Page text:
MELJUN CORTES Jedi slides intro1-chapter11-inheritance polymorphism interf
MELJUN CORTES Jedi slides intro1-chapter11-inheritance polymorphism interf
MELJUN CORTES Jedi slides intro1-chapter11-inheritance polymorphism interf
MELJUN CORTES Jedi slides intro1-chapter11-inheritance polymorphism interf
MELJUN CORTES Jedi slides intro1-chapter11-inheritance polymorphism interf
MELJUN CORTES Jedi slides intro1-chapter11-inheritance polymorphism interf
MELJUN CORTES Jedi slides intro1-chapter11-inheritance polymorphism interf
MELJUN CORTES Jedi slides intro1-chapter11-inheritance polymorphism interf
MELJUN CORTES Jedi slides intro1-chapter11-inheritance polymorphism interf
MELJUN CORTES Jedi slides intro1-chapter11-inheritance polymorphism interf
MELJUN CORTES Jedi slides intro1-chapter11-inheritance polymorphism interf
MELJUN CORTES Jedi slides intro1-chapter11-inheritance polymorphism interf
MELJUN CORTES Jedi slides intro1-chapter11-inheritance polymorphism interf
MELJUN CORTES Jedi slides intro1-chapter11-inheritance polymorphism interf
MELJUN CORTES Jedi slides intro1-chapter11-inheritance polymorphism interf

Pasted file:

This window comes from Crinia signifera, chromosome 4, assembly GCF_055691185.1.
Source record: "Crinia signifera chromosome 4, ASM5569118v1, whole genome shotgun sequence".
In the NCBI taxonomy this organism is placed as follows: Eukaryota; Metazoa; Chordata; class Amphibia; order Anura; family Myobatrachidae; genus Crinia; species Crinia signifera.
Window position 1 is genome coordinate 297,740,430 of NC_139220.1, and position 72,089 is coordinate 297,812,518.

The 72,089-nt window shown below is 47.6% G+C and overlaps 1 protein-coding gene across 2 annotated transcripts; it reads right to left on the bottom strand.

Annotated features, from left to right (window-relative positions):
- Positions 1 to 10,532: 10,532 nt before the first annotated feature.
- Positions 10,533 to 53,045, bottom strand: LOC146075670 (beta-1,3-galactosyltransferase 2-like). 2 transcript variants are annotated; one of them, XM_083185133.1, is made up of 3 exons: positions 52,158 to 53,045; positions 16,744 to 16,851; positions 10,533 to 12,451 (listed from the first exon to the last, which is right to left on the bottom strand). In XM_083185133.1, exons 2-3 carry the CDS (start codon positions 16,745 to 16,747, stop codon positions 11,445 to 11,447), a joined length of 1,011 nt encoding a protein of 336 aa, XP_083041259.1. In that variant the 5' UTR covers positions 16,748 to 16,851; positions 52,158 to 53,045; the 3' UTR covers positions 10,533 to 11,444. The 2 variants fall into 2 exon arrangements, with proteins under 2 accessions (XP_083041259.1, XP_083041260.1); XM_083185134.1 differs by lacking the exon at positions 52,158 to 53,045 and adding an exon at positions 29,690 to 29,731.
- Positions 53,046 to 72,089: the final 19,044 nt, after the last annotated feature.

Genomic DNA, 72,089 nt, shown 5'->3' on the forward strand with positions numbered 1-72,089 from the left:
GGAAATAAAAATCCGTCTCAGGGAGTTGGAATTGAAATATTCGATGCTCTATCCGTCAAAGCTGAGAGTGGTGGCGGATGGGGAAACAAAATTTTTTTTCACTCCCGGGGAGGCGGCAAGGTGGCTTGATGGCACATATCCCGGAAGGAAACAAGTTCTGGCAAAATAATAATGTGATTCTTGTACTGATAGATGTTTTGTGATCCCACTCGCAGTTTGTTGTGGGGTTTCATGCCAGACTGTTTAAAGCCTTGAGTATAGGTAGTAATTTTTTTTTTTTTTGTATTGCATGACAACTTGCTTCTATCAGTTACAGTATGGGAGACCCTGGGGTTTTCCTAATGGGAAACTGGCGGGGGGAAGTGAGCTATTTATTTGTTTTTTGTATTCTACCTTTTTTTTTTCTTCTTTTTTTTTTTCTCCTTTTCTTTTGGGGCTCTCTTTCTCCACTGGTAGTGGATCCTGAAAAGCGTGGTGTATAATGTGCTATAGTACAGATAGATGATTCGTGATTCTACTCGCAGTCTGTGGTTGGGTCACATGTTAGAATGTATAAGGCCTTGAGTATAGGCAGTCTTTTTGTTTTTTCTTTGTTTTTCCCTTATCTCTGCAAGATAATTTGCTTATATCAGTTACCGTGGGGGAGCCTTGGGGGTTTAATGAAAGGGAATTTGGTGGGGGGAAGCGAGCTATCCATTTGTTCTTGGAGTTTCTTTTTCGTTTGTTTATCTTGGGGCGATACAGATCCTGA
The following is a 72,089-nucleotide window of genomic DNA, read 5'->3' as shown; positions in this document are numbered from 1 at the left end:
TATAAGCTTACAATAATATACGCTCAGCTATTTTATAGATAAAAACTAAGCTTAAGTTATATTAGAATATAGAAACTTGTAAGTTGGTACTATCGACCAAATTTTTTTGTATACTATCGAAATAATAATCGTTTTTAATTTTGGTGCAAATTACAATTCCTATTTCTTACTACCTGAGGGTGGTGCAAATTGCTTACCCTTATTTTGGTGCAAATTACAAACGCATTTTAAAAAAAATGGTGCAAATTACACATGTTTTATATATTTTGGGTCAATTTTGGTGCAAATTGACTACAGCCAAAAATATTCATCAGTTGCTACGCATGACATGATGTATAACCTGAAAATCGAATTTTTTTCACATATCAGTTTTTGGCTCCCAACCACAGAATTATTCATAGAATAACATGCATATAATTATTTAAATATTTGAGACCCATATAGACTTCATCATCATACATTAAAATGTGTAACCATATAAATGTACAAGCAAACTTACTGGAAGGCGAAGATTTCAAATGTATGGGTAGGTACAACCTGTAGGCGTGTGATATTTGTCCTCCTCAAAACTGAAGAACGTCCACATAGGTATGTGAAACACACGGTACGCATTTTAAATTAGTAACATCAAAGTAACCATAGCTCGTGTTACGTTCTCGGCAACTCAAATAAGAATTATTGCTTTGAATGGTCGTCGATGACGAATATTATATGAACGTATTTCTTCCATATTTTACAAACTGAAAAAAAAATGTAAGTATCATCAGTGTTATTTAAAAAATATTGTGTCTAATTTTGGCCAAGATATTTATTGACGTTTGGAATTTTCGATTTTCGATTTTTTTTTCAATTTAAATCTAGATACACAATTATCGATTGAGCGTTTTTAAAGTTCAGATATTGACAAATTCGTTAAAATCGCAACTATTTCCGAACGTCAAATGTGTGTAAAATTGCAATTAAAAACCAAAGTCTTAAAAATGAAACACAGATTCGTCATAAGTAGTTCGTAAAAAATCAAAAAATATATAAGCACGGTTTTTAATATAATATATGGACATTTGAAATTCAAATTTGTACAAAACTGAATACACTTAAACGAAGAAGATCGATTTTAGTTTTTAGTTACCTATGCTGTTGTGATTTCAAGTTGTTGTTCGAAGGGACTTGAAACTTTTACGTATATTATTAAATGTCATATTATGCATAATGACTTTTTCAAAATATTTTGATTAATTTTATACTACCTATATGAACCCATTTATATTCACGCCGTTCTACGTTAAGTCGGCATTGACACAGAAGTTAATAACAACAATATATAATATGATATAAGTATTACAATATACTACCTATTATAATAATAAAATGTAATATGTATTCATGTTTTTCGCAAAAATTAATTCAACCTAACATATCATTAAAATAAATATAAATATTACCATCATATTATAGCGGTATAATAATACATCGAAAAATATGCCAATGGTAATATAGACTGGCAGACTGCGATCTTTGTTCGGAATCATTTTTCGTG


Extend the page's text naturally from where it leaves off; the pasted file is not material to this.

MELJUN CORTES Jedi slides intro1-chapter11-inheritance polymorphism interf
MELJUN CORTES Jedi slides intro1-chapter11-inheritance polymorphism interf
MELJUN CORTES Jedi slides intro1-chapter11-inheritance polymorphism interf
MELJUN CORTES Jedi slides intro1-chapter11-inheritance polymorphism interf
MELJUN CORTES Jedi slides intro1-chapter11-inheritance polymorphism interf
MELJUN CORTES Jedi slides intro1-chapter11-inheritance polymorphism interf
MELJUN CORTES Jedi slides intro1-chapter11-inheritance polymorphism interf
MELJUN CORTES Jedi slides intro1-chapter11-inheritance polymorphism interf
MELJUN CORTES Jedi slides intro1-chapter11-inheritance polymorphism interf
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MELJUN CORTES Jedi slides intro1-chapter11-inheritance polymorphism interf